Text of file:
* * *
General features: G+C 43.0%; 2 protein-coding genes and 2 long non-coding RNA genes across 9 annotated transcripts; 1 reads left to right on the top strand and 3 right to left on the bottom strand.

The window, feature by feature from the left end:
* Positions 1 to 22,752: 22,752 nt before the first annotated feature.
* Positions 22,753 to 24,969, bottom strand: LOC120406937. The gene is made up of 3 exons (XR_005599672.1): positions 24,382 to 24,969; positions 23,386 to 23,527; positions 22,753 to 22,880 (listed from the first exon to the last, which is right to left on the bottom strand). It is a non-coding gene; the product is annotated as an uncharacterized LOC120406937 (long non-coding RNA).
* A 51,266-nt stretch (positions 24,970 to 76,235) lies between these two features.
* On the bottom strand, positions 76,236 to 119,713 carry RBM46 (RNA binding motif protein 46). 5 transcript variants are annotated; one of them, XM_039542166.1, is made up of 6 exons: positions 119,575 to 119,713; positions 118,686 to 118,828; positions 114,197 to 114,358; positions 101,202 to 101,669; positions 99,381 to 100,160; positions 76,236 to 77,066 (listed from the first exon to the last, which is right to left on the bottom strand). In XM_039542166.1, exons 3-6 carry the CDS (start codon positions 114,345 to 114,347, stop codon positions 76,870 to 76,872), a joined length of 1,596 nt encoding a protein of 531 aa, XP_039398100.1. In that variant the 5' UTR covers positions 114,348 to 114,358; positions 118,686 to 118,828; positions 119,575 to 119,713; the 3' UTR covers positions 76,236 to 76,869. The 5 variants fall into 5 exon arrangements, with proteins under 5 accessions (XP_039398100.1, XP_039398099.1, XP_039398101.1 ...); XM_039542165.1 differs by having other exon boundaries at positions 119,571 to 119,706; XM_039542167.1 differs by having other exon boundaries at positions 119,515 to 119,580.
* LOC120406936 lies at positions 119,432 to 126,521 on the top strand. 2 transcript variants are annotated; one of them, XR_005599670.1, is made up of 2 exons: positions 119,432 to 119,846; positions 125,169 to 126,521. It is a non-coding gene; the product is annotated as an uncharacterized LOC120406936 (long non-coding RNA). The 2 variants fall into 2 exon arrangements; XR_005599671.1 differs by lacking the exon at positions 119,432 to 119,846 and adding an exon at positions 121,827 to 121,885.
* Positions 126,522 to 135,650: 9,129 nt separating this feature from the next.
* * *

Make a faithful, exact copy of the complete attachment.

General features: G+C 43.0%; 2 protein-coding genes and 2 long non-coding RNA genes across 9 annotated transcripts; 1 reads left to right on the top strand and 3 right to left on the bottom strand.

The window, feature by feature from the left end:
* Positions 1 to 22,752: 22,752 nt before the first annotated feature.
* Positions 22,753 to 24,969, bottom strand: LOC120406937. The gene is made up of 3 exons (XR_005599672.1): positions 24,382 to 24,969; positions 23,386 to 23,527; positions 22,753 to 22,880 (listed from the first exon to the last, which is right to left on the bottom strand). It is a non-coding gene; the product is annotated as an uncharacterized LOC120406937 (long non-coding RNA).
* A 51,266-nt stretch (positions 24,970 to 76,235) lies between these two features.
* On the bottom strand, positions 76,236 to 119,713 carry RBM46 (RNA binding motif protein 46). 5 transcript variants are annotated; one of them, XM_039542166.1, is made up of 6 exons: positions 119,575 to 119,713; positions 118,686 to 118,828; positions 114,197 to 114,358; positions 101,202 to 101,669; positions 99,381 to 100,160; positions 76,236 to 77,066 (listed from the first exon to the last, which is right to left on the bottom strand). In XM_039542166.1, exons 3-6 carry the CDS (start codon positions 114,345 to 114,347, stop codon positions 76,870 to 76,872), a joined length of 1,596 nt encoding a protein of 531 aa, XP_039398100.1. In that variant the 5' UTR covers positions 114,348 to 114,358; positions 118,686 to 118,828; positions 119,575 to 119,713; the 3' UTR covers positions 76,236 to 76,869. The 5 variants fall into 5 exon arrangements, with proteins under 5 accessions (XP_039398100.1, XP_039398099.1, XP_039398101.1 ...); XM_039542165.1 differs by having other exon boundaries at positions 119,571 to 119,706; XM_039542167.1 differs by having other exon boundaries at positions 119,515 to 119,580.
* LOC120406936 lies at positions 119,432 to 126,521 on the top strand. 2 transcript variants are annotated; one of them, XR_005599670.1, is made up of 2 exons: positions 119,432 to 119,846; positions 125,169 to 126,521. It is a non-coding gene; the product is annotated as an uncharacterized LOC120406936 (long non-coding RNA). The 2 variants fall into 2 exon arrangements; XR_005599671.1 differs by lacking the exon at positions 119,432 to 119,846 and adding an exon at positions 121,827 to 121,885.
* Positions 126,522 to 135,650: 9,129 nt separating this feature from the next.